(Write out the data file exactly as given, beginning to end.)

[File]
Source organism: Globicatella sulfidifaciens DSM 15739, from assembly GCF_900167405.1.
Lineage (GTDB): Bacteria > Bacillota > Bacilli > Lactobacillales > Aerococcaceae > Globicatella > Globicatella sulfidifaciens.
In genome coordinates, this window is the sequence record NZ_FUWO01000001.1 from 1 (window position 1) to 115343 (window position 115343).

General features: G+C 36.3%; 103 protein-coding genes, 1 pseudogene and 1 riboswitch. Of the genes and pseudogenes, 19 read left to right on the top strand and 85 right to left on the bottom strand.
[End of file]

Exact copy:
Source organism: Globicatella sulfidifaciens DSM 15739, from assembly GCF_900167405.1.
Lineage (GTDB): Bacteria > Bacillota > Bacilli > Lactobacillales > Aerococcaceae > Globicatella > Globicatella sulfidifaciens.
In genome coordinates, this window is the sequence record NZ_FUWO01000001.1 from 1 (window position 1) to 115343 (window position 115343).

General features: G+C 36.3%; 103 protein-coding genes, 1 pseudogene and 1 riboswitch. Of the genes and pseudogenes, 19 read left to right on the top strand and 85 right to left on the bottom strand.